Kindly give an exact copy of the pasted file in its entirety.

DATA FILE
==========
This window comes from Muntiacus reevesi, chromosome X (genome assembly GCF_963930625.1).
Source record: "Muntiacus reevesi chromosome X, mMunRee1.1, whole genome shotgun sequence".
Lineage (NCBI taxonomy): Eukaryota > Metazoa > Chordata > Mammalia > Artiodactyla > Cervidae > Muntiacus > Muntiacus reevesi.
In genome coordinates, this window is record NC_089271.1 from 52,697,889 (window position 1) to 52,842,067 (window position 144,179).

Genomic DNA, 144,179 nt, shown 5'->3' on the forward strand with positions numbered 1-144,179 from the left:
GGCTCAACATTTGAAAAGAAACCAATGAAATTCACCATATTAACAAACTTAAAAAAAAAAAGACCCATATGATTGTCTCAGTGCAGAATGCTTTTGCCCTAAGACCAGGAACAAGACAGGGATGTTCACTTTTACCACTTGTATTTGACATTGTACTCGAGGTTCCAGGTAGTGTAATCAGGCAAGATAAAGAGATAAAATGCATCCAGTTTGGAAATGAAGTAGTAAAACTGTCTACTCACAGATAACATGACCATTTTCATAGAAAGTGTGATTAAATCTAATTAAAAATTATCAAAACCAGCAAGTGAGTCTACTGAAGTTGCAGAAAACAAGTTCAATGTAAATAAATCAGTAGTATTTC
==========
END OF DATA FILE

This window comes from Muntiacus reevesi, chromosome X (genome assembly GCF_963930625.1).
Source record: "Muntiacus reevesi chromosome X, mMunRee1.1, whole genome shotgun sequence".
Lineage (NCBI taxonomy): Eukaryota > Metazoa > Chordata > Mammalia > Artiodactyla > Cervidae > Muntiacus > Muntiacus reevesi.
In genome coordinates, this window is record NC_089271.1 from 52,697,889 (window position 1) to 52,842,067 (window position 144,179).

Genomic DNA, 144,179 nt, shown 5'->3' on the forward strand with positions numbered 1-144,179 from the left:
GGCTCAACATTTGAAAAGAAACCAATGAAATTCACCATATTAACAAACTTAAAAAAAAAAAGACCCATATGATTGTCTCAGTGCAGAATGCTTTTGCCCTAAGACCAGGAACAAGACAGGGATGTTCACTTTTACCACTTGTATTTGACATTGTACTCGAGGTTCCAGGTAGTGTAATCAGGCAAGATAAAGAGATAAAATGCATCCAGTTTGGAAATGAAGTAGTAAAACTGTCTACTCACAGATAACATGACCATTTTCATAGAAAGTGTGATTAAATCTAATTAAAAATTATCAAAACCAGCAAGTGAGTCTACTGAAGTTGCAGAAAACAAGTTCAATGTAAATAAATCAGTAGTATTTC